AAJC created a campaign, Stand Against Hatred, to help break that silence and to help document the crimes that are happening on a daily basis. I have re-printed a few of those stories below; you can visit their website to read and learn more. I encourage you to sit with these stories and ask yourself, “did I know this was happening?”

My 11-year-old daughter came home crying from school repeatedly because children in her class said they hoped COVID would go back to China and kill all the Chinese people. They also said Chinese people are dirty, lying cheaters who can’t be trusted. I reported it to the school administration and never even got a response to my email asking for support. We have never felt more invisible.

Shopping at local grocery market, was in the aisle next to beers. White man talking loudly on phone comes to the middle of the aisle near where I’m standing and starts asking his buddy on the phone what kind of beer to get. I ask him to keep his distance given that he didn’t have a mask. He turns to me, and says on his phone, “Hold on, I’ve got this oriental MFer bitching to me.” I quickly leave the aisle, but the man follows me, yelling things like, “Hey Ching Chang Chong, go back to your f***ing restaurant and make me some chicken fried rice.”

I was taking the subway home from the airport when a White man (not wearing a mask) started verbally harassing me. He started singing about America and continually said things like, “Get out of my country and go back to where you came from,” and “Thanks for killing us all.” When I didn’t respond, he said “We speak AMERICAN here, you know that?” and made fun of my name that was on my suitcase saying, “What kind of a name is that!” He also banged on the windows and stomped his feet to make as much noise as possible. The subway had an emergency button to talk to the operator, but unfortunately he was sitting in front of it. I felt uncomfortable speaking out or taking action because I was sitting in the corner and was afraid he would try to prevent me from leaving. I think the worst part was when I tried to look around for help, I saw everyone else in the car with headphones in, heads down, completely ignoring the situation. I was able to leave the car safely, but it has made me concerned about the safety of fellow AAPIs and I feel like we can’t hope that others will intervene on our behalf.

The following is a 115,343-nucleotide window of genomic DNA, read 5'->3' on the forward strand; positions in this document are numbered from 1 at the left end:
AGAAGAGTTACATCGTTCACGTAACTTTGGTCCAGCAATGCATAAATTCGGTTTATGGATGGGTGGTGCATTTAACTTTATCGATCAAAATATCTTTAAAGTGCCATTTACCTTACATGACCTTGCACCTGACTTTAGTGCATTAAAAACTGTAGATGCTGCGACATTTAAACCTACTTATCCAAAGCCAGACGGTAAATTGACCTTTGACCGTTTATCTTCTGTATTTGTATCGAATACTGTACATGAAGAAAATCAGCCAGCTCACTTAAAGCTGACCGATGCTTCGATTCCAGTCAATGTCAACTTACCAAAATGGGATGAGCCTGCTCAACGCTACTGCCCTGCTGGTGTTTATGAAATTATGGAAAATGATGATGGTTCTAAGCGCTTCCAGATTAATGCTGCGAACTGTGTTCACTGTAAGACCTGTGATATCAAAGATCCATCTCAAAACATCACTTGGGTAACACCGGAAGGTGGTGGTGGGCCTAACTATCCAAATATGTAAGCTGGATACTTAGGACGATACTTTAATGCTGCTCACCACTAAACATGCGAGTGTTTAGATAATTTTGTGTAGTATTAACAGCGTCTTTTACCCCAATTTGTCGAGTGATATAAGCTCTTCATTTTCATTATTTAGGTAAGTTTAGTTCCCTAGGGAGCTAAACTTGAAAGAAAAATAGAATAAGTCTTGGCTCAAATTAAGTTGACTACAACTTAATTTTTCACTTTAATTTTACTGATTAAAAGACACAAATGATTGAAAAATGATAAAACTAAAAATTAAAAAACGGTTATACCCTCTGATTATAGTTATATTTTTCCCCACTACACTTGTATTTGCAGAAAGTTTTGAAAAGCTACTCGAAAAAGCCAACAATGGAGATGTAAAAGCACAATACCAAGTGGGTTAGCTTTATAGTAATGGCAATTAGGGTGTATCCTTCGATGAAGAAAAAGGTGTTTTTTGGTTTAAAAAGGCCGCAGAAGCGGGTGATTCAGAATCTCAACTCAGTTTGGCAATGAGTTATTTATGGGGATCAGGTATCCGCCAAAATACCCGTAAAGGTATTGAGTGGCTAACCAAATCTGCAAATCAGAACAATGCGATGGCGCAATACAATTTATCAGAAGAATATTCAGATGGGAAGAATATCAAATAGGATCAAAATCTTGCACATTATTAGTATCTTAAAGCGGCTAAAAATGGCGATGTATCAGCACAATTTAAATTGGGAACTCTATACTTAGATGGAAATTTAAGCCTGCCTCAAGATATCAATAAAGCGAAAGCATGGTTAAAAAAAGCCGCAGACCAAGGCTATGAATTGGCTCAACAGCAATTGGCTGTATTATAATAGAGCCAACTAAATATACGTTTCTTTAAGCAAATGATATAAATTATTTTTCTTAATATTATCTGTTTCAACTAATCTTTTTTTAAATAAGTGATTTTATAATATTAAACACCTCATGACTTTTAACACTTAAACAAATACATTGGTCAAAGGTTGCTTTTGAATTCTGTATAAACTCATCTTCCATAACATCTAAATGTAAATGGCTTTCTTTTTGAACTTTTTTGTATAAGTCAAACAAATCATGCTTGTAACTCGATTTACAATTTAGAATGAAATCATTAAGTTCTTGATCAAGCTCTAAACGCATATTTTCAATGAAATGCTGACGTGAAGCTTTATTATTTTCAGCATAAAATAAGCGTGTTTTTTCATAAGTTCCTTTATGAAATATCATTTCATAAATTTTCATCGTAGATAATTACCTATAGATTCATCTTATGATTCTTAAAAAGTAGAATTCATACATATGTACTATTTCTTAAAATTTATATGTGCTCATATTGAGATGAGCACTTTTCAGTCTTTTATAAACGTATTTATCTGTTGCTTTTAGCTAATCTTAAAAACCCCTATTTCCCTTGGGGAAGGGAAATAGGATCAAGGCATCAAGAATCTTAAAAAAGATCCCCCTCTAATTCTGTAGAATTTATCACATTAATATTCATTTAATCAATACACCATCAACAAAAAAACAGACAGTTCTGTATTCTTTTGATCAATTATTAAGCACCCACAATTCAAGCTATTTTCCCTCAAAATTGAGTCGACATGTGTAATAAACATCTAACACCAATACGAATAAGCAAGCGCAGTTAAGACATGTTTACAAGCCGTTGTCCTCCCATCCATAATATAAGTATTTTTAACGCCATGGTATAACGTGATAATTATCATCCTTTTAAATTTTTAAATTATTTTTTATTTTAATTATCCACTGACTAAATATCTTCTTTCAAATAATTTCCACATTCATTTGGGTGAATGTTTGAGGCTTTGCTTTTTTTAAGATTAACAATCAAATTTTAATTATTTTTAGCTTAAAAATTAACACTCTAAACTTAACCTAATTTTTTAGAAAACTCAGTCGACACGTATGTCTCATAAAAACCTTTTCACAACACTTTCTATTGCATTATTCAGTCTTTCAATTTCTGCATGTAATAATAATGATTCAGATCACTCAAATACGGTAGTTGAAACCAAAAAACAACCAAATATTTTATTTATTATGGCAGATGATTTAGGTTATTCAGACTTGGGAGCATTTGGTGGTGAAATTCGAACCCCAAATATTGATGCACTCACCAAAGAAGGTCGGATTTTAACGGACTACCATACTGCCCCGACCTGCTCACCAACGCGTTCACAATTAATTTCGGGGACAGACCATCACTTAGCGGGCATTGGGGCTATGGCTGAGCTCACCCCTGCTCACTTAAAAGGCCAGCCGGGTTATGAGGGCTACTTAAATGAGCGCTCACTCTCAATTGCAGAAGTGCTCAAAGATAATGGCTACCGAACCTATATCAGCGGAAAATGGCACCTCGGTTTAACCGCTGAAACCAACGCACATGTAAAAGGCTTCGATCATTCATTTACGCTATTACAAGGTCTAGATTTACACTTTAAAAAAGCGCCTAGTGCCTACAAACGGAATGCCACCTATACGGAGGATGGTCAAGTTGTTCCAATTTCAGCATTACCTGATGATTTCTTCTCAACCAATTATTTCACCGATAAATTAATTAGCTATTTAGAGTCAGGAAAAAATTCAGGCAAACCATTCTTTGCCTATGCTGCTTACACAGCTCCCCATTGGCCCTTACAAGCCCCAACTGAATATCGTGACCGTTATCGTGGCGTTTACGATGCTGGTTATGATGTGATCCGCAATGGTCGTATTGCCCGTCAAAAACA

According to Manjusha Kulkarni, the Executive Director of the Asian Pacific Policy and Planning Council, and Robin Toma, the Executive Director of the Los Angeles Human Relations Commission, a middle school boy from the San Fernando Valley has been bullied, physically attacked, and sent to the emergency room because his assailants believed he had the coronavirus. Unfortunately, the young child has been one of many victims of hate crimes as the recent coronavirus scare, combined with people’s pre-existing prejudices, has led to a rise in hostility against Asians and Asian Americans.

Now we can say that we have heard the stories (if we hadn’t before) and that we honor the narrative – but what now? Education and understanding are important elements, and one of the first steps that can be taken, but it is not enough. How will we now become allies and how will we listen to the voices that are being silenced, so that we can learn what role we should play?